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Case study

Using population forecasts to project the health outcomes of suburbs

While there are well-documented links between health behaviours and health outcomes, there is also a growing body of work suggesting that the way we are designing and building our suburbs can have a significant impact on the health outcomes of our communities. We know that where people live should not limit what opportunities they have. But in many cases, it does.

.id recently undertook a project for the City of Geelong to explore links between local prevalence of chronic disease, unhealthy lifestyle conditions and built form.  

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 New Zealand demographics

NZ focus

Of Maui's might and spirits departing

Just over 40 per cent of the 61,000 people in the Far North region of New Zealand identify as being of Māori descent. In some small areas, like Moerewa and Kaikohe, the proportion is much higher at around 65%. Māori culture, heritage and tipuna (ancestors) are therefore very much part of everyday life in the Far North.  

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Australia population growth

Population matters

Australia’s population growth steady, NSW booming

In the 2013-14 financial year, Australia’s population grew by 1.6% (365,000 people), down from the two financial years before. However, the interesting information is at the state level. For one, this is the first time in 5 years NSW added more people than Victoria. Perhaps Sydney will remain Australia's largest city for a while yet?

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.id headquaters


.id releases the latest Victorian population forecasts 

.id has been producing micro geography forecasts for Victoria every 18 months for over 10 years. This is a massive undertaking as we forecast over 7000 individual geographies. Our clients use these forecasts for detailed service delivery planning.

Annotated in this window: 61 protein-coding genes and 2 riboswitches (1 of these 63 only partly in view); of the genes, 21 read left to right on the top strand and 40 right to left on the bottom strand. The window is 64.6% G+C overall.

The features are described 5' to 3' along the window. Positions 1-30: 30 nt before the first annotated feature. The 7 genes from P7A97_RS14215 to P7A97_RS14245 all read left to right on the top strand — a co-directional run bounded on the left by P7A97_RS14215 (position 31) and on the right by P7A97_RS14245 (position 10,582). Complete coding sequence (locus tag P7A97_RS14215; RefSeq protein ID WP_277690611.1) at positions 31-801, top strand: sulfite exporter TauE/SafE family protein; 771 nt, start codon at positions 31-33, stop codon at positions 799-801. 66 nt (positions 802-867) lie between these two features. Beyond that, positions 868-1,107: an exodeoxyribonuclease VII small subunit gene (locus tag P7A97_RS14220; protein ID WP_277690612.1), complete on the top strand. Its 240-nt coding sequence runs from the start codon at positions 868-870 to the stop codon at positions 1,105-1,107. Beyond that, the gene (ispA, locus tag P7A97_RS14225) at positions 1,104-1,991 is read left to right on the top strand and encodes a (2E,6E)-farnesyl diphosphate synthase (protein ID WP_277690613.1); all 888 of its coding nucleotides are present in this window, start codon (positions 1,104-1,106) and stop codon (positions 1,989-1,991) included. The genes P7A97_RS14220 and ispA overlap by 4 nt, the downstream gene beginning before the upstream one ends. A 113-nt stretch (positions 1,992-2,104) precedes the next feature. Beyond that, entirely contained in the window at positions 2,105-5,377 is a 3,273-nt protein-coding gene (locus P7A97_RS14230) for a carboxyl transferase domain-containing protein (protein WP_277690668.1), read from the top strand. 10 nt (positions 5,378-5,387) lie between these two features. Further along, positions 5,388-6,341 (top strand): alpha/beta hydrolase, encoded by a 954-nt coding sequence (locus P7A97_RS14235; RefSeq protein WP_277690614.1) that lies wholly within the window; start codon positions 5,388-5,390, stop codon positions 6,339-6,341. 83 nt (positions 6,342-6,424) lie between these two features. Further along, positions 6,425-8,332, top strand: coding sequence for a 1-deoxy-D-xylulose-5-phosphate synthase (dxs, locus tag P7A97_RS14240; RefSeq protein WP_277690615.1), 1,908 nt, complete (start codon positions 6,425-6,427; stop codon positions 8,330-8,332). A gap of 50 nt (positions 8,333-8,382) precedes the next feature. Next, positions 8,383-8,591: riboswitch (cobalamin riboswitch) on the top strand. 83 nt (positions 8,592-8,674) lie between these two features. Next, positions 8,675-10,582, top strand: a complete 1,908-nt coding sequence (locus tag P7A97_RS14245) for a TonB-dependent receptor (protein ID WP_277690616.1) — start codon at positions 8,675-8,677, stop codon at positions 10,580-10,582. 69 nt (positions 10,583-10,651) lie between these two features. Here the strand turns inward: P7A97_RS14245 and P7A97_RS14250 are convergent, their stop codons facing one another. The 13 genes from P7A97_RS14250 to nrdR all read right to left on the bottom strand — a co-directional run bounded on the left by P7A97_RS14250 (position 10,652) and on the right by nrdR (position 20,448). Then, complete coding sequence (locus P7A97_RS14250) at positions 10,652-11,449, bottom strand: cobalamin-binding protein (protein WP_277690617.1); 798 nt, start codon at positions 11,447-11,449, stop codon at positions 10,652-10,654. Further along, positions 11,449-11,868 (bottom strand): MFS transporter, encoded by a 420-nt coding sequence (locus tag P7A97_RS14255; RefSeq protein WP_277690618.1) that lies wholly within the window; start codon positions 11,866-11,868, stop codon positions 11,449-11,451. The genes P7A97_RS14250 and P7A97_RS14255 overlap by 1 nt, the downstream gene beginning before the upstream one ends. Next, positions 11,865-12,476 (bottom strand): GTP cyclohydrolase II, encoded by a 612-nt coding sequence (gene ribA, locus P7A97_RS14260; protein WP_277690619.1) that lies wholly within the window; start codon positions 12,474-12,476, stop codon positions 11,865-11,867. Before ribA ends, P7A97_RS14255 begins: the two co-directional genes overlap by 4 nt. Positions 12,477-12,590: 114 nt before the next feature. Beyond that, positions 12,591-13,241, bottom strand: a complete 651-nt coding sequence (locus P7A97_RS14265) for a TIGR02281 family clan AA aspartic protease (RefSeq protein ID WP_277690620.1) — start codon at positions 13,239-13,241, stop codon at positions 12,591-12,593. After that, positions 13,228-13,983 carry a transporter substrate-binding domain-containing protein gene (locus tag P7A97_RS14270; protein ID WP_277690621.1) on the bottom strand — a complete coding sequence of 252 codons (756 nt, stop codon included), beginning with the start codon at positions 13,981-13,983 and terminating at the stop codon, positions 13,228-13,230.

The 2015 release forecasts Victoria's population to grow to 7.5 million by 2031, an increase of almost 2 million people since 2011. The majority of the growth is occuring in Melbourne driven both by fringe development and increasingly growth in established areas, most notably the inner city.

We will be holding a seminar at our office in Collingwood to present the forecast findings on Thursday, 26 March. Please email to info@id.com.au if you would like more information. 


Tips and tricks

How to better understand the maps on atlas.id

Do you have access to atlas.id for your council? Not sure? Check here.

It is an incredible tool for quickly understanding the characteristics of your communities by presenting them on a map. How can we best understand what the maps on atlas.id tell us about our communities? 

There are many resources on atlas.id that are often overlooked. These resources contain a wealth of information that can help you understand the maps on atlas.id and ultimately, your communities better.

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Melbourne density vs Hong Kong

Final word

Is Melbourne as dense as Hong Kong

A recent media report shows Melbourne population densities at 6,290 residents per hectare, or 8,600 people in a city block, compared to just 2,620 residents per block in Hong Kong. Can this be true? The key here is that the study is looking at just one block in the city – not an average across the whole city. 

Exactly how dense is Melbourne in comparison to other cities like Hong Kong?